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Q: How do I know if my kid's toys are really safe? —Elise Davidson, Spring Lake, NJ
A: Many toys contain lead, which if ingested can cause learning disabilities and brain damage. Every year, millions of toys, including some made by big American brands, are recalled by the U.S. Consumer Products Safety Commission (CPSC) due to unsafe levels of lead—usually in paint. Also of concern are phthalate plasticizers linked to developmental harm and toxic glues in toys made of pressed wood and particleboard.
If your child is younger than 3, or still occasionally puts toys in his or her mouth, it’s a good idea to screen all toys. Swallowing chips of lead paint or pieces of the heavy metal might contribute to lead poisoning. Phthalates have been found, in some tests, to migrate out of soft vinyl “teething” type toys.
Below are some tips to follow when looking for new toys or examining old ones.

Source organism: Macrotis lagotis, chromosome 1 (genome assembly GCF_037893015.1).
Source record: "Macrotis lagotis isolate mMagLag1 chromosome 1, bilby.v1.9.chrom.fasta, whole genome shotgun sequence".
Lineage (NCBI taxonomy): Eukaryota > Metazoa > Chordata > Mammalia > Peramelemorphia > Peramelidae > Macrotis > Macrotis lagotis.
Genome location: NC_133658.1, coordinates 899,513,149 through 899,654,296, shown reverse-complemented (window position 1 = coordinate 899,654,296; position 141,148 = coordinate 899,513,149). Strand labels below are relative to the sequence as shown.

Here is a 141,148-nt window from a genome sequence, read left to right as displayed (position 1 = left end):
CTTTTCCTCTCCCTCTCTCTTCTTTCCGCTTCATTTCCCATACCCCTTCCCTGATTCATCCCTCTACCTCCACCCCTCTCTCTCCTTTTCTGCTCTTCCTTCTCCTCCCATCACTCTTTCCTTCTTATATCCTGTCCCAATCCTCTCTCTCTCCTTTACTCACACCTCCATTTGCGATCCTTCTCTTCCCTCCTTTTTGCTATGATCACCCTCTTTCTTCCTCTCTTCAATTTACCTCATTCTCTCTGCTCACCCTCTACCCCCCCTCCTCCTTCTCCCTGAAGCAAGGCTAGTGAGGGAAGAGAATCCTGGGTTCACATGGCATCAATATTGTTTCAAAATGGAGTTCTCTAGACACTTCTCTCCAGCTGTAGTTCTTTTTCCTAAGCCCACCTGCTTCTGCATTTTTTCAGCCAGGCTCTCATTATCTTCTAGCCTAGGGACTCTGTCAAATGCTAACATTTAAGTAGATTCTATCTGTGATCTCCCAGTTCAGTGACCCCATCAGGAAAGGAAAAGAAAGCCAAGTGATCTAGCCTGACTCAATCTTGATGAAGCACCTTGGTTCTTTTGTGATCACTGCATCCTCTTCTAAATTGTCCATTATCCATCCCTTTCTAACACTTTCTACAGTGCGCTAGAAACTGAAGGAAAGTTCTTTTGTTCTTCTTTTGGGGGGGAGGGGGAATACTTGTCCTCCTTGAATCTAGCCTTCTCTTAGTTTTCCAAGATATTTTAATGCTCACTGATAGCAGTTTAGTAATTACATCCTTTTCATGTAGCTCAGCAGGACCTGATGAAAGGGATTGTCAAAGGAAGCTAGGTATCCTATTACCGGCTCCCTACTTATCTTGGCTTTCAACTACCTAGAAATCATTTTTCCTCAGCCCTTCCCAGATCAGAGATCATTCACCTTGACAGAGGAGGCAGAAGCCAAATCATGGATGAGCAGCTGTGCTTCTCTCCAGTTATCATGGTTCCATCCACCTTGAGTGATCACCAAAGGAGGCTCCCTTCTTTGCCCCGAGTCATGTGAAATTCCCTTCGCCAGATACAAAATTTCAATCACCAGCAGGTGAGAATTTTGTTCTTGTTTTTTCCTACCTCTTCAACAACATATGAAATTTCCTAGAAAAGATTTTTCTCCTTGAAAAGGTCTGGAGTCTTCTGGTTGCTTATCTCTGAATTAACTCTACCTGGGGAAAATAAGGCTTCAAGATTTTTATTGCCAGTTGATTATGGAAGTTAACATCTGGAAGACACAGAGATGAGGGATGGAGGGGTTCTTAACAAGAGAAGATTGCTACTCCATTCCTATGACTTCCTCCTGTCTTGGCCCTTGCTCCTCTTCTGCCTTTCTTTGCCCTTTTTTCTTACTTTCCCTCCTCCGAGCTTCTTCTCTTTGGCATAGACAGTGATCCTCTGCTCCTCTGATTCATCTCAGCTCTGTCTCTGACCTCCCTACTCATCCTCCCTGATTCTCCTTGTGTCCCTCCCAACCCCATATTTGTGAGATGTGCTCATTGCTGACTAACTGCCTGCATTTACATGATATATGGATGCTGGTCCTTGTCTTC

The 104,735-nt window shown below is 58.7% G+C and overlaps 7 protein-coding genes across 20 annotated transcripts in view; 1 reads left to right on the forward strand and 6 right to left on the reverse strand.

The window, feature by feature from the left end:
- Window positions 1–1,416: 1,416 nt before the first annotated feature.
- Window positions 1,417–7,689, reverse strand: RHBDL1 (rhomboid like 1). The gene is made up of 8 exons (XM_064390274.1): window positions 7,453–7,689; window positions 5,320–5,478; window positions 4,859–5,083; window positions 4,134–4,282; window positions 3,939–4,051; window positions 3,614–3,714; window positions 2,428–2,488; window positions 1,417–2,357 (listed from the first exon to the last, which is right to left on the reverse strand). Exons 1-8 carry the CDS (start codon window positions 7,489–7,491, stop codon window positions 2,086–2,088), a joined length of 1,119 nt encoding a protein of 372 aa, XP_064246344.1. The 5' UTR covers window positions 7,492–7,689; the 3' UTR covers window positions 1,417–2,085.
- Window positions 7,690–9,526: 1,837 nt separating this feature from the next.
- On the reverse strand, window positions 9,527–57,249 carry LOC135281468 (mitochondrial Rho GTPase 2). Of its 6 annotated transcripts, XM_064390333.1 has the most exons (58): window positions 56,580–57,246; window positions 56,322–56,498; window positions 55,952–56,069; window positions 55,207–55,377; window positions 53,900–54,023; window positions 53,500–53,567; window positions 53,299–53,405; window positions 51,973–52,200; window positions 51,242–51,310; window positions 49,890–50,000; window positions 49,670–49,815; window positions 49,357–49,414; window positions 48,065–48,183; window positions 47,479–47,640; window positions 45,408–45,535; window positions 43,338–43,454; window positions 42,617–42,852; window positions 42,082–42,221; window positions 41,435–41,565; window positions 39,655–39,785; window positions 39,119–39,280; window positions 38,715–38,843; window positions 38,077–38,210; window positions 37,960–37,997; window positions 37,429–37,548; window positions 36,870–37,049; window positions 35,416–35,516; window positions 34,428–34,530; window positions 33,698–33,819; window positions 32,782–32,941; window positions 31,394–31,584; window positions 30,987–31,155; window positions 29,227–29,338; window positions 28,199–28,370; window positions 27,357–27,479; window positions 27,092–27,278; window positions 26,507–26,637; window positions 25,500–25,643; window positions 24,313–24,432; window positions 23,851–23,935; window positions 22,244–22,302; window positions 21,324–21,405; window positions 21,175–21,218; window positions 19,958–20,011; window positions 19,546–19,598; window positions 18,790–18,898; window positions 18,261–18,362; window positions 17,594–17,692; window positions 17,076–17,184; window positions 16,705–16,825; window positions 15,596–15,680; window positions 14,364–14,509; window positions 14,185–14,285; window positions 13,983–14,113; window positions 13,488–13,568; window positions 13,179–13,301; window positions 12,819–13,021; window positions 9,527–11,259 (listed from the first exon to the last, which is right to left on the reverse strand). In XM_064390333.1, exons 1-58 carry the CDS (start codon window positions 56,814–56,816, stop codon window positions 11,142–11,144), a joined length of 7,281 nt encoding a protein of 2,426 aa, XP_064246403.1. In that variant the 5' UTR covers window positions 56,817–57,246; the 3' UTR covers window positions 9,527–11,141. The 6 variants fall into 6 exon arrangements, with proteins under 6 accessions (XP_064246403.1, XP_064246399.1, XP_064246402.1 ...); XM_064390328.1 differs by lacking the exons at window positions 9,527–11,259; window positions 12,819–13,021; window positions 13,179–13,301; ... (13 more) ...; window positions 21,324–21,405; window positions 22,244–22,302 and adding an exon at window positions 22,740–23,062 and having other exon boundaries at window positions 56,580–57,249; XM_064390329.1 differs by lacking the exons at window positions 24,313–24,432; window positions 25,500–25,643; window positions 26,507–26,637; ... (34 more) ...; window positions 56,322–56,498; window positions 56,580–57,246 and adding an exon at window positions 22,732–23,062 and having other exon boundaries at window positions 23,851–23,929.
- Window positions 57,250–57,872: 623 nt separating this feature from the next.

- Avoid polyvinyl chloride (PVC #3) plastic. PVC often contains both lead and phthalates. See Greenpeace’s 2003 Toy report card. Manufacturers such as Brio, Gerber, Lego, and others that have gone PVC-free in all their products. Also see the PVC contaminant-and lead-free toy list at Good Guide. There is a terrific searchable database that vets thousands of individual toys at HealthyToys.org.
- Check old or new toys by finding the name against in the CPSC’s recall list to see if it poses choking or strangulation risks.
- Note where the toy was made. Metal and plastic toys and cheap jewelry made in Asia have dominated the list of CPSC recalls every year. Don’t buy cheap toys from unknown manufacturers.
- Test the surface of your children’s toys for lead using swab kits such as those sold by Abotex. While these aren’t failproof, they can confirm your suspicions and your resolve to remove a tainted toy from play.
- Look for toys made of certified organic cotton and unpainted hardwood, ideally wood that’s certified sustainable by the Forest Stewardship Council from retailers such as IKEA and Holgate Toys.
Mindy Pennybacker is Whole Living’s “Econundrums” columnist. See her answers to reader questions and ask your own here. She is also editor of GreenerPenny.com and author of Do One Green Thing: Saving the Earth Through Simple, Everyday Choices.